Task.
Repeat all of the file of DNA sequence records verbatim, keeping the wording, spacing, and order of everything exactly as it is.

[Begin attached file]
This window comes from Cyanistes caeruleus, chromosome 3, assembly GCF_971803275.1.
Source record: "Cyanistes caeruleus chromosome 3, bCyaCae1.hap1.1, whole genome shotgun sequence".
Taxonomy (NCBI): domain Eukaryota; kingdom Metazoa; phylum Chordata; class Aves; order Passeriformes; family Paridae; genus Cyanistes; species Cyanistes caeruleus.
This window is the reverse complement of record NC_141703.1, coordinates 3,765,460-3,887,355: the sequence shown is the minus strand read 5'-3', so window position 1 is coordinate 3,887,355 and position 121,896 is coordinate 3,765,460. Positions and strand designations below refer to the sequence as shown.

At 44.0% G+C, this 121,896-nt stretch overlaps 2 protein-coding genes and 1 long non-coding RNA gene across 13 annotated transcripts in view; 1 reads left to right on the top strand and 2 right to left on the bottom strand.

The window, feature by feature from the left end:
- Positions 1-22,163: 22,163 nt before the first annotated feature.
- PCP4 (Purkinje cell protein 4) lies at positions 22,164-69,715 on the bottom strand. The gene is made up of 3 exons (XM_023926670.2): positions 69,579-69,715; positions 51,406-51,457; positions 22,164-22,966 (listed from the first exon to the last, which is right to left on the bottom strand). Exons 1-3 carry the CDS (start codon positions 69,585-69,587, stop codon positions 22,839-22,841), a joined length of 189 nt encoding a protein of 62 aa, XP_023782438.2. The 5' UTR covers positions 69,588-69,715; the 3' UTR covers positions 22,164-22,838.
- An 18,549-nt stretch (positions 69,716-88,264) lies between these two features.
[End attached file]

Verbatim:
This window comes from Cyanistes caeruleus, chromosome 3, assembly GCF_971803275.1.
Source record: "Cyanistes caeruleus chromosome 3, bCyaCae1.hap1.1, whole genome shotgun sequence".
Taxonomy (NCBI): domain Eukaryota; kingdom Metazoa; phylum Chordata; class Aves; order Passeriformes; family Paridae; genus Cyanistes; species Cyanistes caeruleus.
This window is the reverse complement of record NC_141703.1, coordinates 3,765,460-3,887,355: the sequence shown is the minus strand read 5'-3', so window position 1 is coordinate 3,887,355 and position 121,896 is coordinate 3,765,460. Positions and strand designations below refer to the sequence as shown.

At 44.0% G+C, this 121,896-nt stretch overlaps 2 protein-coding genes and 1 long non-coding RNA gene across 13 annotated transcripts in view; 1 reads left to right on the top strand and 2 right to left on the bottom strand.

The window, feature by feature from the left end:
- Positions 1-22,163: 22,163 nt before the first annotated feature.
- PCP4 (Purkinje cell protein 4) lies at positions 22,164-69,715 on the bottom strand. The gene is made up of 3 exons (XM_023926670.2): positions 69,579-69,715; positions 51,406-51,457; positions 22,164-22,966 (listed from the first exon to the last, which is right to left on the bottom strand). Exons 1-3 carry the CDS (start codon positions 69,585-69,587, stop codon positions 22,839-22,841), a joined length of 189 nt encoding a protein of 62 aa, XP_023782438.2. The 5' UTR covers positions 69,588-69,715; the 3' UTR covers positions 22,164-22,838.
- An 18,549-nt stretch (positions 69,716-88,264) lies between these two features.